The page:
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Cleaning Tunic ?

Article about: I have a North Nova Scotia Highlanders Tunic , it was in a house with a coal stove and it is very dirty from the coal dust . I would like to clean it ,but not sure how best to do that , with

  1. #11

    Default Re: Cleaning Tunic ?

    it is pretty robust wool, dry cleaning will melt any plastics or composites. These tunics in use were typically boiled in soap at field laundries and then ironed. maybe not the best idea now. I have used woolite in the bathtub and dry it on a towel outside for a while. pretend it's a girlfriends cashmere sweater. Go over it with a cool iron, or a home clothes steamer to give it a good smooth finish with no shine. don't do any pressing before you remove the majority of the coal dust first, a vacuum is a good idea. BTW, moth larvae actually eat the proteins deposited on wool fibers by sweat etc., not he actual wool on purpose - so clean is best for long term preservation. Nice tunic too!

  2. #12
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    Default Re: Cleaning Tunic ?

    I doubt wool tunics was boiled. This tunic looks to be made of wool and it's not a good idea to boil wool.

    Regards, Lars

  3. #13
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    Default Re: Cleaning Tunic ?

    Ive never heard of Battledress being boiled, we certainly didnt do it when i was younger, we used to wipe any dirt away with a damp cloth and press with a steam iron with brown paper or a non steam iron and soak the brown paper in water, the resulting steam would help to lift the dirt, but as for this particular topic , a vacuum would certainly remove most of the dirt and dust, then a press with steam iron using the brown paper method

  4. #14
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    Default Re: Cleaning Tunic ?

    I dont want to highjack this thread but it does have significance re the cleaning of Kit, should any person use original blanco ie wartime supplies, please be advised that the chemicals used then were carcinogenic, the newer blanco in a bottle used by re-enactors is perfectly safe although a lot messier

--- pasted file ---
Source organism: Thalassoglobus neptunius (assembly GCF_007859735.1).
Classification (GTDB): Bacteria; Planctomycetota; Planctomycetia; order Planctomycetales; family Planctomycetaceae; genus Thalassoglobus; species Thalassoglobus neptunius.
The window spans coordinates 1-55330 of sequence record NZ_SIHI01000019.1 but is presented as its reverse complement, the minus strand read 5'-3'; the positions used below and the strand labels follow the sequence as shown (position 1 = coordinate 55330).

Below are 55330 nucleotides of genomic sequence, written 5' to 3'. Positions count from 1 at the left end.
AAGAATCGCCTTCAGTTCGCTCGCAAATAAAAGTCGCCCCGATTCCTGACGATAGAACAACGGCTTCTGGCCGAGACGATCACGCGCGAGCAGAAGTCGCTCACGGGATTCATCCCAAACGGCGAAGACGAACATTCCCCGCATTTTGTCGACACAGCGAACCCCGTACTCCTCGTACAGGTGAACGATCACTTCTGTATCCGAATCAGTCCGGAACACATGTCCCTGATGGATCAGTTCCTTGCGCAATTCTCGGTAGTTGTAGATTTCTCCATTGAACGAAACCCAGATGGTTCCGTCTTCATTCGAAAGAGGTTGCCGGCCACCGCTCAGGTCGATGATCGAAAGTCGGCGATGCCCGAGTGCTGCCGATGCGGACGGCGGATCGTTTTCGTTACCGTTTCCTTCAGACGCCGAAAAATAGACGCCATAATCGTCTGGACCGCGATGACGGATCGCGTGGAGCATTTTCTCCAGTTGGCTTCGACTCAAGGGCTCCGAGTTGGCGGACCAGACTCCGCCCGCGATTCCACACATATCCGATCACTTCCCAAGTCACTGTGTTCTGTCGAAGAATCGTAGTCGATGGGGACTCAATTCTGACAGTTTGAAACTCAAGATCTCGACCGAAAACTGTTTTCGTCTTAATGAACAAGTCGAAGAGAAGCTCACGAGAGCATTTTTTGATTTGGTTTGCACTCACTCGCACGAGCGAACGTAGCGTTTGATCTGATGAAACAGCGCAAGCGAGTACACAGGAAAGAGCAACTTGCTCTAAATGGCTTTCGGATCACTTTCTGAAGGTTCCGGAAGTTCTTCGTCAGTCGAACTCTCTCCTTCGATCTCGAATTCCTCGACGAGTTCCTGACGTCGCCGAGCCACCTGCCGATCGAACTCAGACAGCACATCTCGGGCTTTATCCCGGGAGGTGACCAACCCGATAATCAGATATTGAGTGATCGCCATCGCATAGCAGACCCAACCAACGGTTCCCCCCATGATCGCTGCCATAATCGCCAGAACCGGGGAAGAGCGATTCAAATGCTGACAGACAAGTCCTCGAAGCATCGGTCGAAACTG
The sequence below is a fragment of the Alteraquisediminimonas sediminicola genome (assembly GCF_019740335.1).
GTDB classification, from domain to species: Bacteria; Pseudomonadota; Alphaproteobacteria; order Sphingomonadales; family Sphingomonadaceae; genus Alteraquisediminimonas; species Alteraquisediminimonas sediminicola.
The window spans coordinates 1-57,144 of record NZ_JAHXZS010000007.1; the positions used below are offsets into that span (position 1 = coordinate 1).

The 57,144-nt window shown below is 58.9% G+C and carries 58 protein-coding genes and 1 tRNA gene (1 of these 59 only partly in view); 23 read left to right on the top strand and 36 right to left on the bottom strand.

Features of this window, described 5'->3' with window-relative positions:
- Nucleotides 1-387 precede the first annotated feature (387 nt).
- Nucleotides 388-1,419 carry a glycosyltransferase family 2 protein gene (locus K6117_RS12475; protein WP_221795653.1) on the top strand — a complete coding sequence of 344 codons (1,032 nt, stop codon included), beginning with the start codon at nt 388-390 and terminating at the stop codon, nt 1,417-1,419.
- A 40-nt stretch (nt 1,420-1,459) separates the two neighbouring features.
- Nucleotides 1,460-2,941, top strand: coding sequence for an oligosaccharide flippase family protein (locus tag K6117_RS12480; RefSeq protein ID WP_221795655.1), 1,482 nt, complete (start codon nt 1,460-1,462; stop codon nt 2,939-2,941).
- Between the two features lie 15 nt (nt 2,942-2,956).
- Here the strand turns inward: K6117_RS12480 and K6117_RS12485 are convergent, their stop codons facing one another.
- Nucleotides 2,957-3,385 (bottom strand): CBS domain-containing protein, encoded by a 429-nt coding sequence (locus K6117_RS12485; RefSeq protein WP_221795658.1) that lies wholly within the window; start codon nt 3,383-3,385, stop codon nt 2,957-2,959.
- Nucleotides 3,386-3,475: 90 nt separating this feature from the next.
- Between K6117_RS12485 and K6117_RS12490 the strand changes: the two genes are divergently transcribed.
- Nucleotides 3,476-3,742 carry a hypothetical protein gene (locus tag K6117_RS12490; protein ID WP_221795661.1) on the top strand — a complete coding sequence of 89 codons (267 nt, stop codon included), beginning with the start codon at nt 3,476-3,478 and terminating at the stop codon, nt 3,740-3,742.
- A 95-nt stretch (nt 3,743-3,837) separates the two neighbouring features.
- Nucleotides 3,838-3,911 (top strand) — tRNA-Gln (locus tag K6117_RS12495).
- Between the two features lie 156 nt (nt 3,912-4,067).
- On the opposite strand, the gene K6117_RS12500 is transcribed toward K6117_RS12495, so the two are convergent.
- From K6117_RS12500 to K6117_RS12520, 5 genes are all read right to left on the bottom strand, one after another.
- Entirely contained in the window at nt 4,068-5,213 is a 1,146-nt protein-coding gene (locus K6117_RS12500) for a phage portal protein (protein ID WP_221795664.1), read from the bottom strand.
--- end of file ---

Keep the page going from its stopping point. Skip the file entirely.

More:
5. #15
    DiC
    DiC is offline
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    Default Re: Cleaning Tunic ?

    Some tips I try. Before I try a dry cleaner I have found home dry cleaning kits from my super market work just as well. I also use the old fashioned way of using a clothes brush to get some deeper dirt out. Water won't hurt wool if it is dried in the house, not in a summer sun. Heat is what causes shrinkage.

    Also, a friend who studied vintage tailoring and maintenance taught me a trick for original pieces. They are all natural fibers: wool, rayon, linen, cotton, .... Fresh made they have natural oils. If you want to soak it to get dirt out, try a whole milk bath. The whole milk restores the natural fibers in the wool, making the 70+ year old wool softer. Milk, as a liquid, should loosen some of the deeper dirt. Leave it in 8 hours or more based on how you feel the wool is softening up (brittle, dry rotted pieces need more time than those better preserved) then rinse in cold water. I used this method to restore wool on a WAAF BD blouse I had obtained in very brittle and bad condition. It won't make it "like new" but it does restore it a good amount, which is what I love best about collecting: restoring.

  6. #16

    Default Re: Cleaning Tunic ?

    Quote by davejb View Post
    I dont want to highjack this thread but it does have significance re the cleaning of Kit, should any person use original blanco ie wartime supplies, please be advised that the chemicals used then were carcinogenic, the newer blanco in a bottle used by re-enactors is perfectly safe although a lot messier
    I believe we already discussed the Blanco/carcinogen topic on another thread. The consensus of opinion was that it was a load of bullshit I seem to recall

    Rob

  7. #17
    CBH
    CBH is offline
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    Default Re: Cleaning Tunic ?

    I have yet too try any of the methods on the tunic still kinda scared that I might damage it , but I did find a number on the underside of the inside pocket , these are a couple numbers stamped over and one clear 8466 ,would this be the owners serial number ? Think I might try the milk soak .
    Cheers Chris

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